Quality of life after three different first-line radiation therapies for localized disease: Part 1

Some of the leading lights in radiation oncology have collaborated on a study (by Evans et al.) of patient-reported quality of life (QOL) following various primary radiation treatments for prostate cancer. They analyzed three monotherapies (all without androgen deprivation therapy [ADT]):

  • Low-dose-rate brachytherapy (LDRBT)
  • Intensity-modulated radiation therapy (IMRT), and
  • Stereotactic body radiation therapy (SBRT)

They did not include high-dose-rate brachytherapy or proton therapy.

Because this study was so far-reaching in its scope and its findings, it is worth taking a close, detailed look at it. We have therefore broken this report into three parts. In Part 1, immediately below, we’ll look at the basis of the study – how the study was designed and carried out, and what it purports to tell us. In Part 2, we will look at some of the more important findings of the study. And in Part 3, we will discuss the implications and caveats of its findings, and draw conclusions.


The purpose of the study was to evaluate three primary radiation therapies — LDRBT, IMRT and SBRT — with respect to the patient-perceived side effects of those treatments, and to do so in a standardized and consistent manner. While this was a prospective study, it was not a randomized comparison, which is the gold standard for doing that. However, it does provide the doctor and the patient with more information on what they can reasonably expect, across those treatments, than we’ve ever had before.

Data was contributed by several of the top institutions in the US. My best guess at who supplied which data is as follows. I also show the number of patients in the two-year follow up:

  • LDRBT: Cleveland Clinic (243 patients)
  • IMRT: University of Michigan, Michigan State University, Washington University, Cedars-Sinai, M. D. Anderson Cancer Center, Massachusetts General Hospital (140 patients)
  • SBRT: Beth Israel Deaconess Hospital, Georgetown University, 21st Century Oncology/Fort Myers (272 patients)

I don’t know how they selected which doctors and medical centers to include. In addition, the study was done with the assistance of the PROSTQA Study Consortium, a blue-ribbon panel of top researchers. As such, their results are a good indicator of outcomes from top practitioners at major treatment centers, and are not necessarily a good indicator of expected outcomes in community practice. I’m sure that many patients have favorite doctors whose work was not represented in this study, and they will argue that these results are not representative.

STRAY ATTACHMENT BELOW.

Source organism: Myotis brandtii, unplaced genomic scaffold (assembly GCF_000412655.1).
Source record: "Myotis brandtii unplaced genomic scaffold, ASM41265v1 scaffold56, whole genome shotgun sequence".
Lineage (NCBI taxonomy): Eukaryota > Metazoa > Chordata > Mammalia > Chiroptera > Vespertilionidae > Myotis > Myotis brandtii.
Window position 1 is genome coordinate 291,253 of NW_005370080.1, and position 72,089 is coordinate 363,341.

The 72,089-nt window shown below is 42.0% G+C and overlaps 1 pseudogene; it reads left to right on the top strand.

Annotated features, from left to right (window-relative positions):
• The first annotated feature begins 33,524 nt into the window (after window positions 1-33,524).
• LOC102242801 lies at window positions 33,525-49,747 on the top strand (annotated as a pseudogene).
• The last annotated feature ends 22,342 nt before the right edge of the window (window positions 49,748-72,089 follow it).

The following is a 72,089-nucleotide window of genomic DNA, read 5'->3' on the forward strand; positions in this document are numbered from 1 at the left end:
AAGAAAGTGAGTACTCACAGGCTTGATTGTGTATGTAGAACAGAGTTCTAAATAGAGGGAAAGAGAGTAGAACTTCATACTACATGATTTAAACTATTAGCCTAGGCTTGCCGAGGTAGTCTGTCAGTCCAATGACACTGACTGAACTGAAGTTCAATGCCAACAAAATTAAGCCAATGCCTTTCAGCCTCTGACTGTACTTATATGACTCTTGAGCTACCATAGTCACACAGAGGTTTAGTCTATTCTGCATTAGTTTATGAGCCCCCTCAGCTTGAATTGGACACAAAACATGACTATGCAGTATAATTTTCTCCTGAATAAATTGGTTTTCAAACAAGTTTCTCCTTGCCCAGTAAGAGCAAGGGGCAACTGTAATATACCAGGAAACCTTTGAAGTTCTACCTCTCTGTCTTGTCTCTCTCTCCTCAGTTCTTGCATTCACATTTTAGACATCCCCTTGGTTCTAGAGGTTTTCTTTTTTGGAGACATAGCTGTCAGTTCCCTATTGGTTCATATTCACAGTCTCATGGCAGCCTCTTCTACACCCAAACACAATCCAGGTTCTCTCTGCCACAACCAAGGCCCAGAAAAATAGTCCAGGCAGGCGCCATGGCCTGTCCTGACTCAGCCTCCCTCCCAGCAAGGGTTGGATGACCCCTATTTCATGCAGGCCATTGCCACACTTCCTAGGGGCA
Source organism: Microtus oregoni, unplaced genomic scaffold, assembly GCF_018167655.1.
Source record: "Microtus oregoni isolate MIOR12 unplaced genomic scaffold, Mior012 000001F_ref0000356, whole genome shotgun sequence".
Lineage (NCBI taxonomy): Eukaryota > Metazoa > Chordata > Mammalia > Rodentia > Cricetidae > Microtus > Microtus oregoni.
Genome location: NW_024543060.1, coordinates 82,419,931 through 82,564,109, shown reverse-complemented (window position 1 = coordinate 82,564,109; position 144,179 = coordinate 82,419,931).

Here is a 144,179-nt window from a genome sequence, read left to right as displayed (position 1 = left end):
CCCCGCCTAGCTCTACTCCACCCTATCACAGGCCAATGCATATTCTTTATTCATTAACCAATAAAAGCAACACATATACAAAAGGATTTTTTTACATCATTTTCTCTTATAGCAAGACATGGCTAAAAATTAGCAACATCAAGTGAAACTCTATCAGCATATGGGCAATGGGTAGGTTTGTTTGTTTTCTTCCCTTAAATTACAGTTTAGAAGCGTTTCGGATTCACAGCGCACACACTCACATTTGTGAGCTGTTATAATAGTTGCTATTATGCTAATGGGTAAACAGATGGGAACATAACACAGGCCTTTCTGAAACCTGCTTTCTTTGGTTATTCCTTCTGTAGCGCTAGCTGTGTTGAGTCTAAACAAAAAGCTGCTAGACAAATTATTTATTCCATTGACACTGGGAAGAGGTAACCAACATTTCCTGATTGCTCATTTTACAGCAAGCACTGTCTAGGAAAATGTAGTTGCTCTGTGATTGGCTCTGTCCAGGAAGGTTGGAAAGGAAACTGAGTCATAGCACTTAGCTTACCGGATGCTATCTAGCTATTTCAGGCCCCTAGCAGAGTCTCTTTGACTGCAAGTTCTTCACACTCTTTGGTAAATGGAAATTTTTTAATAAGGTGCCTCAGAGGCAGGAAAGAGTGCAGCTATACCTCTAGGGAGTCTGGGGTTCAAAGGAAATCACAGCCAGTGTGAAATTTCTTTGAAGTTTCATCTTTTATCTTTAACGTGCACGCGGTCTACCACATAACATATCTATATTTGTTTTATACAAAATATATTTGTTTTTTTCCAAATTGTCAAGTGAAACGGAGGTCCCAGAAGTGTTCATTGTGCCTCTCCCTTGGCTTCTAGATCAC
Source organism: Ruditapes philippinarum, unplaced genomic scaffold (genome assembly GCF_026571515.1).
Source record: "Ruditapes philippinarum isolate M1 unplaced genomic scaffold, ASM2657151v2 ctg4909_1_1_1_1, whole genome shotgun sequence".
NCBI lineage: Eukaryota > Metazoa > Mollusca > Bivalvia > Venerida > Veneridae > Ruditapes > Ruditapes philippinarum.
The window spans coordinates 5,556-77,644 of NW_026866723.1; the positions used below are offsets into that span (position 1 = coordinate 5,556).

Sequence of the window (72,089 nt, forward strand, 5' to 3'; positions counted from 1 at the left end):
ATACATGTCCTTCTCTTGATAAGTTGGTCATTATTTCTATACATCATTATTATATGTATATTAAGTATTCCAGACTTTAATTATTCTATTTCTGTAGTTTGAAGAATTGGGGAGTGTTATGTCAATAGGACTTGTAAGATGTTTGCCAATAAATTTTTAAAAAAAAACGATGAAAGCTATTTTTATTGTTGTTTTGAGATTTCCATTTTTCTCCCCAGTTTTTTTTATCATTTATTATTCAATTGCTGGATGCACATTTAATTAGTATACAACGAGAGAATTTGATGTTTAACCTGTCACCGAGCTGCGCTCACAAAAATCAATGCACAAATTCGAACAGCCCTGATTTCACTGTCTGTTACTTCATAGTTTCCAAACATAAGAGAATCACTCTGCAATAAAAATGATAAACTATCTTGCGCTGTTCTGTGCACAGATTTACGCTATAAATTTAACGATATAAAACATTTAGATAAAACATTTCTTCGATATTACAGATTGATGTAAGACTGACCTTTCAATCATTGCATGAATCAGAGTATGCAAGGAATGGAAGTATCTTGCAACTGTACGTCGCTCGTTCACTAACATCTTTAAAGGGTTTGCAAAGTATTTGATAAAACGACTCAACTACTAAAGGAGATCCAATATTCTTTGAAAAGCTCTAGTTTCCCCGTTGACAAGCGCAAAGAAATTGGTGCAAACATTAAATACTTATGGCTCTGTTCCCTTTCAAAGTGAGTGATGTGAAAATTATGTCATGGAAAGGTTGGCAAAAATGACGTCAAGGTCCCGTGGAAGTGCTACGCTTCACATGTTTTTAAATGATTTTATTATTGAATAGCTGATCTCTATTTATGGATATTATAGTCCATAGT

Because this was not set up as a randomized comparison of treatments, differences in patient selection may skew the results. Importantly, the LDRBT cohort is 5 years younger (65 years, median) than the other two groups (69 years, median). In all quality-of-life studies, younger patients do better. They are less likely to suffer deleterious effects of radiation, and they are more resilient in their recovery. Paralleling the difference in age at baseline, the baseline sexual QOL was best for LDRBT, and the baseline prostate symptom scores were best for LDRBT, followed by IMRT and SBRT.

The instruments they used to evaluate quality of life were EPIC-26 and SF-12. Patient-reported assessments have an advantage over physician-reported toxicity reports. The physician data depends on the patient to voluntarily tell the doctor about all adverse events, which is useful for higher grade events (3 or 4), but is less reliable for lower grade events (1 or 2) that the patient might never bring to the doctor’s attention. Some men “tough it out;” some see their primary care physician instead (who may be more accessible); and some worry about even the most minor events. The survey instruments used here are standardized and validated, and guide the patient through a detailed assessment of the QOL issues that have been found to matter most. Patients filled them out at baseline, at 1-2 months, 6, 12, and 24 months. EPIC scores are based on scale of 0 (worst) to 100 (best). Although they also measured such qualities as general physical and mental status, and vitality/well-being, none of these were impacted by treatments.